Fortunately, the Yankees’ relievers initially were much cleaner in their outings. Chad Green had a pretty solid 2 innings in the 6th and 7th, and David Robertson commanded his 8th inning, both keeping the Red Sox from adding to their score. Aroldis Chapman, however, struggled his way through the 9th, giving up a single that ended up at 3rd on a double. Two outs later, Chapman’s wild pitch allowed both runners to move up and thus one to score another run. But a nice strike out ended that inning.

And in any other game, 7 allowed runs might be a huge problem. But the Yankees weren’t about to allow another repeat of yesterday’s messy game, and instead created one of their own. In the 1st, the Yankees took advantage of the Red Sox’s starter having a bad night. Gardner led-off with a single and Judge worked a walk, and they both scored on Giancarlo Stanton’s big triple. 1 out later, Gary Sanchez hit a 2-run Green Monster home run to give the Yankees a very early lead.

In the 3rd, Sanchez led-off with a double, moved to 3rd on Walker’s single, and then scored on Tyler Austin’s single. Tyler Wade bunted into a fielder’s choice for the out at 2nd, which ultimately reignited the rivalry. (More after the recap.) A quick double play ended further hope to add to their score. At least in that inning.  In the 4th, Gardner and Judge hit consecutive singles, and Gardner took 3rd on a long fly out. He then scored on Didi Gregorius’ sacrifice fly. Judge scored on Gary Sanchez’s second Green Monster 2-run home run of the game.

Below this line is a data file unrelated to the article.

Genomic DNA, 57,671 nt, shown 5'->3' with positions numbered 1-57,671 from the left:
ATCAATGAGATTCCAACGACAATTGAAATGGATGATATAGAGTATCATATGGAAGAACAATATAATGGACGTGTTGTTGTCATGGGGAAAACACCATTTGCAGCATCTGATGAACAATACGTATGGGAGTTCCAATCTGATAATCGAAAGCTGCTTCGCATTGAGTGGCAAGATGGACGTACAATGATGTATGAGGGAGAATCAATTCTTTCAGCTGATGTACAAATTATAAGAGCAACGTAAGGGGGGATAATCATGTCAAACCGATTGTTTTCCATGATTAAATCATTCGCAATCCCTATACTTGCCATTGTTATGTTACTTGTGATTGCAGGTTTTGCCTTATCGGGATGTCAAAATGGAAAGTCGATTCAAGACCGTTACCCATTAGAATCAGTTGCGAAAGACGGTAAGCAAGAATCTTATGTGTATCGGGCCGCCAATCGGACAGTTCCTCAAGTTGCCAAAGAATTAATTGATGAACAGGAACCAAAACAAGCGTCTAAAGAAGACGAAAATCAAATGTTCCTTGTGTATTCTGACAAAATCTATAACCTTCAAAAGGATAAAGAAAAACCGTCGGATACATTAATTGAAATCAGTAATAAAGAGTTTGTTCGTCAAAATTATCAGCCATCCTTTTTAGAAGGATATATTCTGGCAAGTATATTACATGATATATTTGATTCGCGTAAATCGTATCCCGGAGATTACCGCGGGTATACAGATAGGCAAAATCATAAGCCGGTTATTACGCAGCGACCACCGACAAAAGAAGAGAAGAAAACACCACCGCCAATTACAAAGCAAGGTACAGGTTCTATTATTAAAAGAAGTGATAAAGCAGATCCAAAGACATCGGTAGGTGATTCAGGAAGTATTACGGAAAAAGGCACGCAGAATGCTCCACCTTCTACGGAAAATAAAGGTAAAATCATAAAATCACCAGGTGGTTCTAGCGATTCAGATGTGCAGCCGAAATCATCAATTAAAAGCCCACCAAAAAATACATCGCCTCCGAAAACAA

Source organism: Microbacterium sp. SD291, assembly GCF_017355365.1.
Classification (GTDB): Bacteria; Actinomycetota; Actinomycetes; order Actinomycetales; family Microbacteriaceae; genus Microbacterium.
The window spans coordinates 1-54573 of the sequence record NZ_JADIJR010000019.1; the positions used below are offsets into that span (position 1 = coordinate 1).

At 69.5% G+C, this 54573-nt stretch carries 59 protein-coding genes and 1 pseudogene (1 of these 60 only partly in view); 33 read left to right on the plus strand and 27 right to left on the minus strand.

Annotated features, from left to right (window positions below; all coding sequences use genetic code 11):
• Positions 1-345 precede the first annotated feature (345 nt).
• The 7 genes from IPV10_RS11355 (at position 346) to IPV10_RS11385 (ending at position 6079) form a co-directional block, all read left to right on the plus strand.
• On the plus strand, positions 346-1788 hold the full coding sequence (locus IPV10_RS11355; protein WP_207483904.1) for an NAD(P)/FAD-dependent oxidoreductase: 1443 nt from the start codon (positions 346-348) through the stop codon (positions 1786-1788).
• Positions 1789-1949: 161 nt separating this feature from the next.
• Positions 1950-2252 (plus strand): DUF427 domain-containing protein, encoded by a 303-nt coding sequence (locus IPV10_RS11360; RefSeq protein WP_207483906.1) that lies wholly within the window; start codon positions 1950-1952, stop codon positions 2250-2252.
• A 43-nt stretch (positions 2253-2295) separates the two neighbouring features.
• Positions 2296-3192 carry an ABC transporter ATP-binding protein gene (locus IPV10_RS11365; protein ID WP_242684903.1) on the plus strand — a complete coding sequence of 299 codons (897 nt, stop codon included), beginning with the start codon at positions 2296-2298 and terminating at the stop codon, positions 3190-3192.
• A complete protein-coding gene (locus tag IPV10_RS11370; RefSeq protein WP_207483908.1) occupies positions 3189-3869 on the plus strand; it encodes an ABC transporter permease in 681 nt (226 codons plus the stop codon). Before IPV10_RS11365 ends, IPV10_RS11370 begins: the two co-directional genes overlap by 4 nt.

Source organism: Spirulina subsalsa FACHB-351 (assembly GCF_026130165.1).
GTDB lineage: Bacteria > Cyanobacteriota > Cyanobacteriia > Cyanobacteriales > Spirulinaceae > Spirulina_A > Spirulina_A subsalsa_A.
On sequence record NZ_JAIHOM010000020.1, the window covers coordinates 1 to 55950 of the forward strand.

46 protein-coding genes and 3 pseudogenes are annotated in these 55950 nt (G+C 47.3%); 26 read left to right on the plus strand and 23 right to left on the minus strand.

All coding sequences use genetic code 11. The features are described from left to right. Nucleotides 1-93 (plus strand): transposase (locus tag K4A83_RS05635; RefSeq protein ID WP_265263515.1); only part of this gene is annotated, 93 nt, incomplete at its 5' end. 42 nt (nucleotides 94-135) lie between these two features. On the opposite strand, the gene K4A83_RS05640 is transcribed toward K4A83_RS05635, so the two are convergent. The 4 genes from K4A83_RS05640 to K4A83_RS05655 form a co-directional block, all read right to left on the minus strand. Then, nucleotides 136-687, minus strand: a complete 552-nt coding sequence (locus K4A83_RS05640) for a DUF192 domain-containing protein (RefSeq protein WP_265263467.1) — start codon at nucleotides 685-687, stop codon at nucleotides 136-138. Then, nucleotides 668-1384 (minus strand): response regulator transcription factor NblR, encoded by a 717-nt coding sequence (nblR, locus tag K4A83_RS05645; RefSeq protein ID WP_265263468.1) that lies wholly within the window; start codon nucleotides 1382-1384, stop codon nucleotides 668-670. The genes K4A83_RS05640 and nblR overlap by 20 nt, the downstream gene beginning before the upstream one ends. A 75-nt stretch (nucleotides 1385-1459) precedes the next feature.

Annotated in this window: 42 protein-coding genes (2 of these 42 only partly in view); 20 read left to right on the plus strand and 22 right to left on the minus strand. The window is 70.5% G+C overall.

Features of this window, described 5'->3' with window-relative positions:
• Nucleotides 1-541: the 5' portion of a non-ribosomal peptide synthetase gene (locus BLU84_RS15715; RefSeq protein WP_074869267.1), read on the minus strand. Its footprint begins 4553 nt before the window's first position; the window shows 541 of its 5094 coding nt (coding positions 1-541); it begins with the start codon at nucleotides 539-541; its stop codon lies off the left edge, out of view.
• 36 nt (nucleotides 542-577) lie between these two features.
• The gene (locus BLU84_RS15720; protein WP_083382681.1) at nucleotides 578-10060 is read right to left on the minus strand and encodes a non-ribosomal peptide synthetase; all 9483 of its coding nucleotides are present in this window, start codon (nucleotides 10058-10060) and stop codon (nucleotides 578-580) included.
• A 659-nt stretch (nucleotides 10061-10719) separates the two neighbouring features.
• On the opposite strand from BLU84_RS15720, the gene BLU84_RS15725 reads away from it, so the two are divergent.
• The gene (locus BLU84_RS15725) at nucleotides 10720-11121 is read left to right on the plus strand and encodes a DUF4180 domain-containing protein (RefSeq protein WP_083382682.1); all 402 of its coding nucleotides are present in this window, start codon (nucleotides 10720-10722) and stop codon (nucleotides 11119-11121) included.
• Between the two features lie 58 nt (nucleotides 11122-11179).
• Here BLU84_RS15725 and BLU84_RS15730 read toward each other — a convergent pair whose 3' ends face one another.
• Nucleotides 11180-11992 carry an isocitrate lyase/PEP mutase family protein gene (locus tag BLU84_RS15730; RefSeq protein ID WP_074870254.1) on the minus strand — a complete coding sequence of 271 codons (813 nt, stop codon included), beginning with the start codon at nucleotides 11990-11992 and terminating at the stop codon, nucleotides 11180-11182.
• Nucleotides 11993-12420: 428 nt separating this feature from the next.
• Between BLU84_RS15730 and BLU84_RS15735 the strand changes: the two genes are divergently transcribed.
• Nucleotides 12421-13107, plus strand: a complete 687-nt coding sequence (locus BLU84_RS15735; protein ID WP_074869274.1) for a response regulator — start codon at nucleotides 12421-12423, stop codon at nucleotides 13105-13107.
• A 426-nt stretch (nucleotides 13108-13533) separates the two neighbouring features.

And in the 6th, Gardner led-off with a walk, stole 2nd but ended up at 3rd on a throwing error, and then scored on Stanton’s single. Stanton then took 2nd and 3rd on 2 wild pitches before scoring on Gregorius’ sacrifice fly to cap off the Yankees’ scoring today.

Final score: 10-7 Yankees

Brawl in Fenway: okay, so that brief mention of a scuffle in the 3rd was the first sign of issues. Tyler Austin slid into 2nd with a bit too much gusto and ended up kind of spiking the short stop in the ankle (he’s fine, by the way, and stayed in the entire game without injury). Well, benches cleared, and the situation was handled quickly. The umpires had a bit of a rules check to make sure the slide wasn’t malicious in intent (which could result in an automatic double play). It wasn’t, so the game went on.

Things were just fine. Both teams playing hard and wanting to win. The Red Sox wanting to extend their win streak to 10 game, the Yankees needing to even out their own win-loss record. And then the 7th inning… With 1 out, the new reliever took 4 pitches and drilled Tyler Austin in the back. Austin spiked his bat in anger. He knew it was intentional. When the pitcher started yelling at him, Austin threw off his helmet and charged the mound. More empty benches.

It took some time to settle down all the tempers and sort things out. In the end, the reliever was ejected, joined by Austin as the two primary instigators in the incident (as usual). And for reasons I’m still not quite sure, 3rd base coach Phil Nevin and Tommy Kahnle joined Austin in the clubhouse for the rest of the game. Later, Kahnle said he didn’t like how an umpire shoved him out of the way and told him so, so the umpire ejected him for “disrespect”. Nevin’s ejection is much more of mystery, but I suppose it’s probably closer to Kahnle’s than Austin’s.

Now, following the game, the reliever said that it wasn’t intentional and the pitch “just got away from him”, but his teammate who got spiked in the 3rd said he was proud and felt “protected” by the reliever’s “actions” in the 7th. You can be the judge when you watch the clip, but the incident is far to close to the Dempster-Rodriguez hit-by-pitch incident in 2013 and drew a lot of comparisons online. (By the way, despite mirroring tonight’s standard line of “it got away from me”, now-retired pitcher Ryan Dempster later admitted in 2016 he totally intended to hit Alex Rodriguez that game.)